Bananas! tells story of a global food industry

We see them in piles at the grocery store, on our kitchen counters, atop our cereal, but for many plantation workers in Nicaragua, daily exposure to bananas has had a much more profound impact on their lives.

Swedish filmmaker Fredrik Gertten’s Bananas! artfully relates the true stories of a handful of these plantation workers as they battle the Dole Food Co. in court.

Represented by famed Los Angeles lawyer Juan “Accidentes” Dominguez, the workers sued Dole for using a pesticide known as Nemagon on its bananas in Nicaragua during the 1970s, even after the chemical was banned in other countries across the world.

Though the chemical has been proven to cause a wide range of health issues, Dominguez chose to focus on the cases in which exposure to the chemical caused sterility.

As the film follows Dominguez’s journey through Nicaragua to talk to some of the affected Dole workers first-hand and subsequently fight for their rights, it also provides a very intimate look at the heart-wrenching circumstances and stories of the employees that were unknowingly exposed to the harmful chemicals.

By piecing together recent interviews with Nicaraguan men, women and children and footage of what went on at the country’s banana plantations more than 30 years ago, Gertten is able to shed light on a side of the global food industry that many do not know exists.

He shows machinery fumigating the fields with the toxic chemicals, the formula dripping into puddles that the workers would then walk through barefoot, as well as men pulling hordes of bananas across fields with a cable tied around their waist.  He shows men talking about how they always wanted to have children, but weren’t able to after working on the plantations and women who miscarried or bore babies with fatal birth defects as a result of their direct contact with the chemical.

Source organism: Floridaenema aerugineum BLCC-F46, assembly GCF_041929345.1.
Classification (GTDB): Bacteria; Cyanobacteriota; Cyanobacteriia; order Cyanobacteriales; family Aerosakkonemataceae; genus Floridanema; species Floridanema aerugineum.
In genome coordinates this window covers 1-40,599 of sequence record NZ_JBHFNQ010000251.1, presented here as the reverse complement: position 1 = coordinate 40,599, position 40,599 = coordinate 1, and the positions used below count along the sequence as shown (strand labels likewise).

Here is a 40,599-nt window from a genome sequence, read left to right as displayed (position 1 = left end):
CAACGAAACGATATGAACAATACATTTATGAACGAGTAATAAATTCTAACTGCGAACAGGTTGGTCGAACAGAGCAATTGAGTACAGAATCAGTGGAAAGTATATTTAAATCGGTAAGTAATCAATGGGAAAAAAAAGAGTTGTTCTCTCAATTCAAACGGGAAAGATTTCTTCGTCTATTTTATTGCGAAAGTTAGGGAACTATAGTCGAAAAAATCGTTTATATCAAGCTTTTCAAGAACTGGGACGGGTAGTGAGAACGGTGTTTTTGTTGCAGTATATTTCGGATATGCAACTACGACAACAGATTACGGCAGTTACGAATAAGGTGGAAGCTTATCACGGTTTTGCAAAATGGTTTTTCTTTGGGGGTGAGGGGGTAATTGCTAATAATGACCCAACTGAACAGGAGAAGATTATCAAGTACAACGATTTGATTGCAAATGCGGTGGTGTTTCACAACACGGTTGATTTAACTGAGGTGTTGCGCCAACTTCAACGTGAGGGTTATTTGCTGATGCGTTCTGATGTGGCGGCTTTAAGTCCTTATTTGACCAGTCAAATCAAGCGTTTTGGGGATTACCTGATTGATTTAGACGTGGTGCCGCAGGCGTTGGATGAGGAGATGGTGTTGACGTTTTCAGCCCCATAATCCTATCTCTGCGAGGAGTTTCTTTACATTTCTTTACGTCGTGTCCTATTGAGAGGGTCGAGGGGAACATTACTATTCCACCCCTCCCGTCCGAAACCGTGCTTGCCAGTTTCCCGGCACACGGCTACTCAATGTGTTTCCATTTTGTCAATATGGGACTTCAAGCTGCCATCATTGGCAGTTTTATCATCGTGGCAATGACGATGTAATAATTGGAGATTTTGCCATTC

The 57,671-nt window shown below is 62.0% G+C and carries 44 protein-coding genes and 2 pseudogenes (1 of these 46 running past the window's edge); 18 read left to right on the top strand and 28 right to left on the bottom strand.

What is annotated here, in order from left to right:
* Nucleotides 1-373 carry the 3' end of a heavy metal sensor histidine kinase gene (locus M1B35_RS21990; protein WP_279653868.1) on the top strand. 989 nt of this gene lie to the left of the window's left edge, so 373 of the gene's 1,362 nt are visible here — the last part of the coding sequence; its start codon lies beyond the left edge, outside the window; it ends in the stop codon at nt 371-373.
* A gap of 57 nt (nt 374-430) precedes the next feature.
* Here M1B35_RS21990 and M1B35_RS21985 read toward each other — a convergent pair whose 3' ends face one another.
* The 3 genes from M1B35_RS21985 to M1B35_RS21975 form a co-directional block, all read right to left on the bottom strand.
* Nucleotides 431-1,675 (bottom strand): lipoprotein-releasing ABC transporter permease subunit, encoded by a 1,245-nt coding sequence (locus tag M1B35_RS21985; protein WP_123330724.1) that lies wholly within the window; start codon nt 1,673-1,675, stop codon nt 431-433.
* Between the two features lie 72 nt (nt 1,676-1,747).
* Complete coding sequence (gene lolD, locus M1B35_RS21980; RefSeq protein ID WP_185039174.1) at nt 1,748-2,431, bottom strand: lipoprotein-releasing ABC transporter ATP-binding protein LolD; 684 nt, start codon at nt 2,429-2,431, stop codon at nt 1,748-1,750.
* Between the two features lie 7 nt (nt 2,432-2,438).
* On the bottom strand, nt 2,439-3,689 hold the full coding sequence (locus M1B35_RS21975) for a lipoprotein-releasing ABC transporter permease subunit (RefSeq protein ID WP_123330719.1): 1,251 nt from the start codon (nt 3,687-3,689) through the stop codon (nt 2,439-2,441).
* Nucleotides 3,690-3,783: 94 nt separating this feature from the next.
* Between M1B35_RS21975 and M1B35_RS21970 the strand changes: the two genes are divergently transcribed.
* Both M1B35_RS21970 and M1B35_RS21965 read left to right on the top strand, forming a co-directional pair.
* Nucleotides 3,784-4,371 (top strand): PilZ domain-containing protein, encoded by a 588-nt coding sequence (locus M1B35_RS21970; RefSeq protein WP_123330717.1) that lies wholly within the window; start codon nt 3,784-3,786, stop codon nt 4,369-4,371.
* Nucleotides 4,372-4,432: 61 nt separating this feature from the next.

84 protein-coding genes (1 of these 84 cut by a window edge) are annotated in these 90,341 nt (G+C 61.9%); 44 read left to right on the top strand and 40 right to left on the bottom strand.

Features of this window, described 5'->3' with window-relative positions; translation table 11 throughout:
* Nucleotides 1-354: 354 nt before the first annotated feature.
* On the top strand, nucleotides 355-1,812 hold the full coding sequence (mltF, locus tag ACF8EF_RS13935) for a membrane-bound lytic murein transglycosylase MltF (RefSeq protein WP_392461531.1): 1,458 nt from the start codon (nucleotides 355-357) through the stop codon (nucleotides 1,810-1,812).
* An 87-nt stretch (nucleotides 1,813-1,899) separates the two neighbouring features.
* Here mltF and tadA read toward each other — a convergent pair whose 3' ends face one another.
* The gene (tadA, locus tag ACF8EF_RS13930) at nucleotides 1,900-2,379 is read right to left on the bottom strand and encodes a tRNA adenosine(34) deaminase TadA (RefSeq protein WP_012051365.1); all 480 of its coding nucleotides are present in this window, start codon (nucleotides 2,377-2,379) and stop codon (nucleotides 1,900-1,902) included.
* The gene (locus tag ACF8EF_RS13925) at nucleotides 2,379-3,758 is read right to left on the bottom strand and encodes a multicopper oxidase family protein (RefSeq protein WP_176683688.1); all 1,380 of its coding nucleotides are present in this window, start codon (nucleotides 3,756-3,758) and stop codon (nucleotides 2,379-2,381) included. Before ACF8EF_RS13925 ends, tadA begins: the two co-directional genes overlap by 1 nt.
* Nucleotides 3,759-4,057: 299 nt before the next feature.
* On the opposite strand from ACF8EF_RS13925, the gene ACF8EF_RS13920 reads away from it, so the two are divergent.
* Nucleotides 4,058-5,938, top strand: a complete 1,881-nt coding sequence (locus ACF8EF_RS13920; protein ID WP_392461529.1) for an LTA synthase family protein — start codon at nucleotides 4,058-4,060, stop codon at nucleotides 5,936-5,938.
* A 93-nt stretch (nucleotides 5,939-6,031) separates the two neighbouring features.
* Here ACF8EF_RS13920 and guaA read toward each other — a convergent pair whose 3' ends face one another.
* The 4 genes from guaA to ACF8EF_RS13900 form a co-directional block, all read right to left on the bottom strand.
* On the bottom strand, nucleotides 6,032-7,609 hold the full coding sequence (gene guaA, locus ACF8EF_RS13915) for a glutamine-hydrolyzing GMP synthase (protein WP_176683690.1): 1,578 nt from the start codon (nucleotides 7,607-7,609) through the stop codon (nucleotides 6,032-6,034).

Yet, as many of the Nicaraguans attest both in their conversations with Dominguez and in court, they were never warned about the potential harmful effects of exposure to Nemagon by the Dole authorities, nor were they instructed about how to protect themselves from these effects.

It is this injustice that Gertten captures so vividly and effectively throughout the film.  He does so, however, in a very fair, well-balanced manner.

As he intersperses footage from inside the courtroom with scenes of Nicaraguan heartbreak, he makes sure to include several scenes in which some of the plantation workers on the stand give a different story than they gave in their deposition, as pointed out by the opposing attorneys.  Viewers, then, are able to decide whether or not the plaintiffs suing Dole are telling the truth, much like the jury in the film does.

Also very effective throughout the film is the inclusion of the in-court testimonies of David DeLorenzo, President and CEO of Dole Food Co., whose involvement with the case runs deep as he was actually stationed in Nicaragua during the ’70s.  Though he is confronted with the issue multiple times in his cross examination, DeLorenzo is repeatedly unable to provide a valid reason for continuing the use of Nemagon on the Nicaraguan banana plantations after it was banned elsewhere.

While the initial ruling that was made on the 12 featured court cases is included in the film, Gertten is very careful to inform viewers that the issue is by no means closed.  Rather than depicting a resolution at the film’s end, the director makes it clear that neither the thousands of Nicaraguan workers affected by the toxic pesticides nor Dominguez are done fighting to right the Dole Food Co.’s wrongful actions.

Through his intelligently crafted documentary, Gertten not only tells a powerful story about the negligence of a large corporation in protecting the health of its employees, but he brings attention to an important issue that might make people think twice before picking up their next bunch of bananas or carton of juice with the name “Dole” on it.